Ed Skoog: An Introduction


Last month, Boise was blessed with a Ghost and Projector's performance at Ming Studios by Seattle Poet Ed Skoog. Reading alongside Mr. Skoog, as the local feature, was Death Rattle's own Diana ForgioneA remarkably memorable and verbose introduction was delivered by Ghost and Projector's own, Collin Uriah Johnson, to kick off the evening. That introduction, is featured here.               

Claiming to have the insight or critical fortitude to address a poet’s thematic concerns
according to one’s individual perception
of said poet’s poetry is A Bad IdeaTM ––

which I am full of !
as Ed, & anyone else who
has politely suffered my presence
during a class or social gathering can confirm ––

But Ed’s poems are bound in my mind
by their thematic tissue
& it’s impossible for me to talk about him,
let alone his writing
without remarking on the lavish, organic patterns of image & sound which unfold
in ways that never fail to surprise me ––

The same way a grapevine
clustered on a small trellis
clings to itself in astonishing ways ––

With complexity
evident from afar, but appreciated more
when observed at close proximity, its elegance heightened
by taking a moment to examine
the detail of each tendril
for how intuitive it is ––

That said, allow me to return to this
idea in a moment, excusing myself
before I get too carried away –– Ed Skoog was born in Topeka,

KANSAS — which,
for those of you who might not know, is a city

in a state
that has been the birthplace of
an overwhelming number of poets ––

Some of whom are Ed’s contemporaries –– Ben Lerner Anne Boyer

As well as

Langston Hughes
& Gwendolyn Brooks —

Opening with
a fairly straightforward description

of this landmark —

Where the roof of the dead
Mall directs sunset to irradiate
Her name
— the clarity of the image becomes woven

with an increasingly subtle & intricate play of words that both pays a beautiful homage to the poet —
Ms. Brooks —
while honoring the wit & grace of the poet writing ––

& CA Conrad
amongst many others ––

Ed’s most recent book,
Run the Red Lights, leads with a proem titled after the park in Topeka
bearing the latter poet’s name —

Wit is important to mention, because Ed’s poems have an effortless humor to them, which often lends a bit of levity, depending on the subject, but also disarms those readers who assume
the poem will go as expected ––

If I might now return to that previous point I was making earlier regarding His Thematic ConcernsTM ––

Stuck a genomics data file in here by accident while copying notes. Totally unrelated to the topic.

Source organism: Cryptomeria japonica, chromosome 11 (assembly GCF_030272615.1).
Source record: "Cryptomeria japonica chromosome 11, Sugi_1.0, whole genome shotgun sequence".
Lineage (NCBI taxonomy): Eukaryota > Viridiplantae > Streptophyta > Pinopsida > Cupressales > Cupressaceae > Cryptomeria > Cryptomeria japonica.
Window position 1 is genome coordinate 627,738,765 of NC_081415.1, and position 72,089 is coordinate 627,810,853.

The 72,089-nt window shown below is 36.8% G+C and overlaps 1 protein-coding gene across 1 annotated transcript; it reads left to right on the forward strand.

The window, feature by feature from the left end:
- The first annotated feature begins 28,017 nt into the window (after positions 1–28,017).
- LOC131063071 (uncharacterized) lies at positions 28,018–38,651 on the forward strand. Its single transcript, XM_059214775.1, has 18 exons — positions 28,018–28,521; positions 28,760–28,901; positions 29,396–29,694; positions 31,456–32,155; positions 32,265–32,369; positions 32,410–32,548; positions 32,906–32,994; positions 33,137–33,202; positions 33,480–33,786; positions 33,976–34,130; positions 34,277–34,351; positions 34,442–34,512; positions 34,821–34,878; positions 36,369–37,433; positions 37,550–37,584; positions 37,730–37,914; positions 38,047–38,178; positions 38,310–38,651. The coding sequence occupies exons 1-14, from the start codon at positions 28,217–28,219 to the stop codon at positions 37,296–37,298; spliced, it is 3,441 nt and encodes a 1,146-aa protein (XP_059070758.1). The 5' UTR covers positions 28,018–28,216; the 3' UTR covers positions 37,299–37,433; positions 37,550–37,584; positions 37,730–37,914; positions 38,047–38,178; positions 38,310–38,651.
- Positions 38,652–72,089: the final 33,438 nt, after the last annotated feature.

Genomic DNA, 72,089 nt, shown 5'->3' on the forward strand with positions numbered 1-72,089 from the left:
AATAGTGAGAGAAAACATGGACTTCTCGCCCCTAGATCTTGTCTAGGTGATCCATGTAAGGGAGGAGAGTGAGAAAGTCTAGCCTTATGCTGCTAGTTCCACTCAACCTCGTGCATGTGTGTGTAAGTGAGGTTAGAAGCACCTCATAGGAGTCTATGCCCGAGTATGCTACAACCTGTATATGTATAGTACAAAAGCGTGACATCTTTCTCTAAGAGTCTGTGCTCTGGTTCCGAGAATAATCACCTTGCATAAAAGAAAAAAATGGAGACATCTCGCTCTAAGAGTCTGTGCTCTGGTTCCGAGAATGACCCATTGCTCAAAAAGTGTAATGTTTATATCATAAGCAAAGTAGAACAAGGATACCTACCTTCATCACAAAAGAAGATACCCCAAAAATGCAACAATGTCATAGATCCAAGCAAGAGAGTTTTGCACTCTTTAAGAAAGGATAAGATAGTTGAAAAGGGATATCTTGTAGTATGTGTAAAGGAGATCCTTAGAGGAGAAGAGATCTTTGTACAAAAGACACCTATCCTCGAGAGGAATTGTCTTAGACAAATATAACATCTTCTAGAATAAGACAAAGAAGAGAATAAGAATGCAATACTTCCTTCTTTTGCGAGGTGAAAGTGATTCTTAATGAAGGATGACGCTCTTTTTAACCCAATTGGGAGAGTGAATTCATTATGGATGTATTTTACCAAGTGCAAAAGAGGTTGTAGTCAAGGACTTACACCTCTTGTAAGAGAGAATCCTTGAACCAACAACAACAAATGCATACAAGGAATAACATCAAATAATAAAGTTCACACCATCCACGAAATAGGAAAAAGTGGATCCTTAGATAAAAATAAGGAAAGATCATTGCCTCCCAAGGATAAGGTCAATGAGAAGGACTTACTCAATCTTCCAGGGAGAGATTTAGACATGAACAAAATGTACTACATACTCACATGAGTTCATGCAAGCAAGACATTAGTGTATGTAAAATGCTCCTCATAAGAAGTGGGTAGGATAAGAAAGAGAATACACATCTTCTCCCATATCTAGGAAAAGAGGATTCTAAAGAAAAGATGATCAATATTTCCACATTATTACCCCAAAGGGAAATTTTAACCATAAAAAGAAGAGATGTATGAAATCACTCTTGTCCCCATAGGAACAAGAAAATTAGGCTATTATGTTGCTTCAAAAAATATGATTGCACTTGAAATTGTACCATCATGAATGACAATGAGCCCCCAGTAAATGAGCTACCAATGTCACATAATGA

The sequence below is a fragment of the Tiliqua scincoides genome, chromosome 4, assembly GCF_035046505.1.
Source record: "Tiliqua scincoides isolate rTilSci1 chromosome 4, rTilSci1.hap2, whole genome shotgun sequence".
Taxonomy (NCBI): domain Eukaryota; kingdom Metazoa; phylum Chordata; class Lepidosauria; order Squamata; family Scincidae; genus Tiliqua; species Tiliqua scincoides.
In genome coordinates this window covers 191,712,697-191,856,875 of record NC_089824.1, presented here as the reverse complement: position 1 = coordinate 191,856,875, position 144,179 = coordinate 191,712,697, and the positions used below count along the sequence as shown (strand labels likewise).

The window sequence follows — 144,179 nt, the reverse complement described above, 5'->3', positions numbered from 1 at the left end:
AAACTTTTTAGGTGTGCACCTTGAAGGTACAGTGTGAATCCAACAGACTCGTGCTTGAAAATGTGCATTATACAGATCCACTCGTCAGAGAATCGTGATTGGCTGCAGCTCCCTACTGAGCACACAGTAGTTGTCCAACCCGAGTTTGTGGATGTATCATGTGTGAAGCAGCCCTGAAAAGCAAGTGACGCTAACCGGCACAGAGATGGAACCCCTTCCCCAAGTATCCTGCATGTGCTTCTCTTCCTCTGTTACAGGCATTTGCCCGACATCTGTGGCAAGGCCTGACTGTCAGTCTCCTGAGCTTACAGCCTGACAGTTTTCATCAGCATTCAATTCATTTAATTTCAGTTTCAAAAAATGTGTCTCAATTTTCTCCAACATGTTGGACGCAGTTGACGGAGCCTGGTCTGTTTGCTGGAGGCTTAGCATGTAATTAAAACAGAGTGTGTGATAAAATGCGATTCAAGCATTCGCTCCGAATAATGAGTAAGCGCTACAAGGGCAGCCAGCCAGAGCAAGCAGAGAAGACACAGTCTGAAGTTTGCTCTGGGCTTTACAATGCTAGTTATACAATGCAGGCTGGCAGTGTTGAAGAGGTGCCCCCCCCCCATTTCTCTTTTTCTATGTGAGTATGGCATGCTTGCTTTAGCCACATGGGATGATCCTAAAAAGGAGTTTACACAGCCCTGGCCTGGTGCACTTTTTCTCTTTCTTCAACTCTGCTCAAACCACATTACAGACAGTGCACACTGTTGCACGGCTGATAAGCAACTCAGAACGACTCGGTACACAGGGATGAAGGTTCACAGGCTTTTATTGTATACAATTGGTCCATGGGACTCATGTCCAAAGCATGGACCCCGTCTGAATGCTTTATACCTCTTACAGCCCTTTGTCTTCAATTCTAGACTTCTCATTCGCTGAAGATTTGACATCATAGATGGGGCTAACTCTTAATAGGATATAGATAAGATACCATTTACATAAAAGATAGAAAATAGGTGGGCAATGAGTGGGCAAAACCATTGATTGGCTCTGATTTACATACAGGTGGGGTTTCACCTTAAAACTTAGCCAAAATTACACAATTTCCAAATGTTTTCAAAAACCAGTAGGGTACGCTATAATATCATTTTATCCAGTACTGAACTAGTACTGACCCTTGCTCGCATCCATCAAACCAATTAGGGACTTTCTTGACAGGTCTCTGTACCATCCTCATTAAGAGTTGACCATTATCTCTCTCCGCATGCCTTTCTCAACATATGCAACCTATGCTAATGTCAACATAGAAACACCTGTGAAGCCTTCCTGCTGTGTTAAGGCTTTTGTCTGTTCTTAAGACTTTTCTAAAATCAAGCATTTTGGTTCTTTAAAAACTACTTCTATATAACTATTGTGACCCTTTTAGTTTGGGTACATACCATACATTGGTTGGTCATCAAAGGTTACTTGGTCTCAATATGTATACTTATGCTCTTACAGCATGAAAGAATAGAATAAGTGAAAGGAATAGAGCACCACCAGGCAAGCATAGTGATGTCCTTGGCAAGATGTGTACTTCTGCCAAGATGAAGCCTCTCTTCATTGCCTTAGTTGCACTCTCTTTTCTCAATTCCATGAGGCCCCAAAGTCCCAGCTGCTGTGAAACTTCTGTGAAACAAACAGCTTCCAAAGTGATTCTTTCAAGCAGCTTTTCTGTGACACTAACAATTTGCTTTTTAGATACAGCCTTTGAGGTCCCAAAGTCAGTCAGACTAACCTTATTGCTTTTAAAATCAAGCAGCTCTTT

Please humor me as I offer two additional, but nonetheless relevant,

points for context & clarity —


By humor and wit I neither mean the poems are funny

like ‘ha-ha funny’
nor do they bear a structural resemblance to a well-crafted joke ––

Even if that comparison is flattering, I feel it’s slightly off-mark not quite capturing the sparkling lyric qualities
at work in Ed’s longform pieces, which are associative
insofar as they vibe & are vibrant

as a memorable conversation
characterized by the liveliness of its music ––


Good conversations don’t have spoilers so when I say unexpected
I don’t mean ostentatious voltas
or ridiculously transparent

grabs at transcendence — Rather

Just beneath the veneer of poetic craft

resides a kind of panic few poets –– have articulated as directly
& humanely as Ed

at least those whom I’ve read ––

Whose first book

Mr. Skylight

takes its name
from the code word
used aboard ships by crew members to alert one another
of an emergency
they don’t want passengers
to know about

& quiet emergencies course throughout the whole of Ed’s work

right down to the grain

of punctuation
the language so precise
that when the mood shifts
& the lights go red
I feel as though the poem is an alarm as sounded, bringing to my attention the banal dread of time’s passage outside of what’s right before me

& the immense spectrum of human feeling
alive inside our knowledge of death
that creeps slowly hanging behind our eyes

the base of the neck
or comes suddenly under the solarplexus

with bewildering ferocity

Which would be unkind if the poems were not offered as Ed offers them —

As he offers himself —

& with empathy
like a hand urging you up the steps
out of a dark basement

Perhaps a bad a way to introduce a poet but it is, nonetheless, this intro
which gives me the great honor
of bringing to the stage –– Mr. Ed Skoog


Ed Skoog's new book, Run the Red Lights, is available here

Jan 10, 2017